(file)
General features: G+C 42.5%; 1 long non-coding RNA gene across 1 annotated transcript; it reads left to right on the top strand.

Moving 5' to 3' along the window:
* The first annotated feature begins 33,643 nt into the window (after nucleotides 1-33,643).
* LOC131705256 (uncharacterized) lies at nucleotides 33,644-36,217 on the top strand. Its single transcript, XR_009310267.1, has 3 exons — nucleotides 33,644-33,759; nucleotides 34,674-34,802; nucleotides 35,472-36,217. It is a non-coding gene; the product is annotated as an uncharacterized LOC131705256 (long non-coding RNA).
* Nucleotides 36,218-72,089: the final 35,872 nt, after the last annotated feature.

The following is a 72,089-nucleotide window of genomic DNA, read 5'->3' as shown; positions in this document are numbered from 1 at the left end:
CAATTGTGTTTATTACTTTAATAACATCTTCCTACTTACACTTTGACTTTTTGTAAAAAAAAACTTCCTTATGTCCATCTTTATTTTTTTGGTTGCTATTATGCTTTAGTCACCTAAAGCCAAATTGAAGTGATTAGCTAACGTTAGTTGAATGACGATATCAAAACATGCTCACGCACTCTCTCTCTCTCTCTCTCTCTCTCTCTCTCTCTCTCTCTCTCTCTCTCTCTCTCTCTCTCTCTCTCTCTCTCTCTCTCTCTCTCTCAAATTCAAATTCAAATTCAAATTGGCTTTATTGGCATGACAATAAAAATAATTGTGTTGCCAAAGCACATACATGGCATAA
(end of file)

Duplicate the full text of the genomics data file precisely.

General features: G+C 42.5%; 1 long non-coding RNA gene across 1 annotated transcript; it reads left to right on the top strand.

Moving 5' to 3' along the window:
* The first annotated feature begins 33,643 nt into the window (after nucleotides 1-33,643).
* LOC131705256 (uncharacterized) lies at nucleotides 33,644-36,217 on the top strand. Its single transcript, XR_009310267.1, has 3 exons — nucleotides 33,644-33,759; nucleotides 34,674-34,802; nucleotides 35,472-36,217. It is a non-coding gene; the product is annotated as an uncharacterized LOC131705256 (long non-coding RNA).
* Nucleotides 36,218-72,089: the final 35,872 nt, after the last annotated feature.

The following is a 72,089-nucleotide window of genomic DNA, read 5'->3' as shown; positions in this document are numbered from 1 at the left end:
CAATTGTGTTTATTACTTTAATAACATCTTCCTACTTACACTTTGACTTTTTGTAAAAAAAAACTTCCTTATGTCCATCTTTATTTTTTTGGTTGCTATTATGCTTTAGTCACCTAAAGCCAAATTGAAGTGATTAGCTAACGTTAGTTGAATGACGATATCAAAACATGCTCACGCACTCTCTCTCTCTCTCTCTCTCTCTCTCTCTCTCTCTCTCTCTCTCTCTCTCTCTCTCTCTCTCTCTCTCTCTCTCTCTCTCTCTCTCAAATTCAAATTCAAATTCAAATTGGCTTTATTGGCATGACAATAAAAATAATTGTGTTGCCAAAGCACATACATGGCATAA